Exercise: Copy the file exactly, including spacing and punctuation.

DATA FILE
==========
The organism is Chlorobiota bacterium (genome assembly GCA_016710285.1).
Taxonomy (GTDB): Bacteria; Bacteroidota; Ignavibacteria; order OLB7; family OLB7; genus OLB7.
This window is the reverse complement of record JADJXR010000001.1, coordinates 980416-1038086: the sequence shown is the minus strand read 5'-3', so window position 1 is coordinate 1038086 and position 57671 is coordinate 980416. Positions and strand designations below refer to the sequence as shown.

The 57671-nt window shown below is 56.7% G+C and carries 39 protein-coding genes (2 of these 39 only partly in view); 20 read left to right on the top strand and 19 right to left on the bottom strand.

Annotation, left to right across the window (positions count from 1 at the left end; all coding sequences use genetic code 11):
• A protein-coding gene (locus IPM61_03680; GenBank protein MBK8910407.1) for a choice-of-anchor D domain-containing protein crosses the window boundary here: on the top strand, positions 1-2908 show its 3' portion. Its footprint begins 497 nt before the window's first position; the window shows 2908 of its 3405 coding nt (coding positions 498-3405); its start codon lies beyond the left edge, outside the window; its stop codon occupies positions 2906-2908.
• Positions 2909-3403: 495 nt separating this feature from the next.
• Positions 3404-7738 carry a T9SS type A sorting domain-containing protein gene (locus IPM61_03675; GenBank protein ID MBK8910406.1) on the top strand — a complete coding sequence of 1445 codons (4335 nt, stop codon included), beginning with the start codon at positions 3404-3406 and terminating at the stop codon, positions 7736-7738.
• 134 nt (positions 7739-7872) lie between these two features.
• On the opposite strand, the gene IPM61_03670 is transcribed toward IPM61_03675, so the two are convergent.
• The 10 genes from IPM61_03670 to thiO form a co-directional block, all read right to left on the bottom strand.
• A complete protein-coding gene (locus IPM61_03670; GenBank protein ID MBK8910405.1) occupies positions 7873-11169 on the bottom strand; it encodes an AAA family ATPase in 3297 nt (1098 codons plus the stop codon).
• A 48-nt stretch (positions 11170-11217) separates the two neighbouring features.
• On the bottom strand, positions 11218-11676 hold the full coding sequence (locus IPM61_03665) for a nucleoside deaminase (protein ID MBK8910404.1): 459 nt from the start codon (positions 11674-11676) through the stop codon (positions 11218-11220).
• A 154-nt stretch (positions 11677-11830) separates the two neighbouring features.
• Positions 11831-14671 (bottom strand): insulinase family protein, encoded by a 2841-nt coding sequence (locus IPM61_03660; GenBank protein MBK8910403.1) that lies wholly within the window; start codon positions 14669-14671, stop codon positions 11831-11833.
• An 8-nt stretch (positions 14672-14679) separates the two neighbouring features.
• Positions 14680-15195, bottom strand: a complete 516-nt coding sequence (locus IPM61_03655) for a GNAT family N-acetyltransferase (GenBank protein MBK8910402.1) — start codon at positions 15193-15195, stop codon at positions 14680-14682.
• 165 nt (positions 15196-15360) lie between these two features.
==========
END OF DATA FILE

The organism is Chlorobiota bacterium (genome assembly GCA_016710285.1).
Taxonomy (GTDB): Bacteria; Bacteroidota; Ignavibacteria; order OLB7; family OLB7; genus OLB7.
This window is the reverse complement of record JADJXR010000001.1, coordinates 980416-1038086: the sequence shown is the minus strand read 5'-3', so window position 1 is coordinate 1038086 and position 57671 is coordinate 980416. Positions and strand designations below refer to the sequence as shown.

The 57671-nt window shown below is 56.7% G+C and carries 39 protein-coding genes (2 of these 39 only partly in view); 20 read left to right on the top strand and 19 right to left on the bottom strand.

Annotation, left to right across the window (positions count from 1 at the left end; all coding sequences use genetic code 11):
• A protein-coding gene (locus IPM61_03680; GenBank protein MBK8910407.1) for a choice-of-anchor D domain-containing protein crosses the window boundary here: on the top strand, positions 1-2908 show its 3' portion. Its footprint begins 497 nt before the window's first position; the window shows 2908 of its 3405 coding nt (coding positions 498-3405); its start codon lies beyond the left edge, outside the window; its stop codon occupies positions 2906-2908.
• Positions 2909-3403: 495 nt separating this feature from the next.
• Positions 3404-7738 carry a T9SS type A sorting domain-containing protein gene (locus IPM61_03675; GenBank protein ID MBK8910406.1) on the top strand — a complete coding sequence of 1445 codons (4335 nt, stop codon included), beginning with the start codon at positions 3404-3406 and terminating at the stop codon, positions 7736-7738.
• 134 nt (positions 7739-7872) lie between these two features.
• On the opposite strand, the gene IPM61_03670 is transcribed toward IPM61_03675, so the two are convergent.
• The 10 genes from IPM61_03670 to thiO form a co-directional block, all read right to left on the bottom strand.
• A complete protein-coding gene (locus IPM61_03670; GenBank protein ID MBK8910405.1) occupies positions 7873-11169 on the bottom strand; it encodes an AAA family ATPase in 3297 nt (1098 codons plus the stop codon).
• A 48-nt stretch (positions 11170-11217) separates the two neighbouring features.
• On the bottom strand, positions 11218-11676 hold the full coding sequence (locus IPM61_03665) for a nucleoside deaminase (protein ID MBK8910404.1): 459 nt from the start codon (positions 11674-11676) through the stop codon (positions 11218-11220).
• A 154-nt stretch (positions 11677-11830) separates the two neighbouring features.
• Positions 11831-14671 (bottom strand): insulinase family protein, encoded by a 2841-nt coding sequence (locus IPM61_03660; GenBank protein MBK8910403.1) that lies wholly within the window; start codon positions 14669-14671, stop codon positions 11831-11833.
• An 8-nt stretch (positions 14672-14679) separates the two neighbouring features.
• Positions 14680-15195, bottom strand: a complete 516-nt coding sequence (locus IPM61_03655) for a GNAT family N-acetyltransferase (GenBank protein MBK8910402.1) — start codon at positions 15193-15195, stop codon at positions 14680-14682.
• 165 nt (positions 15196-15360) lie between these two features.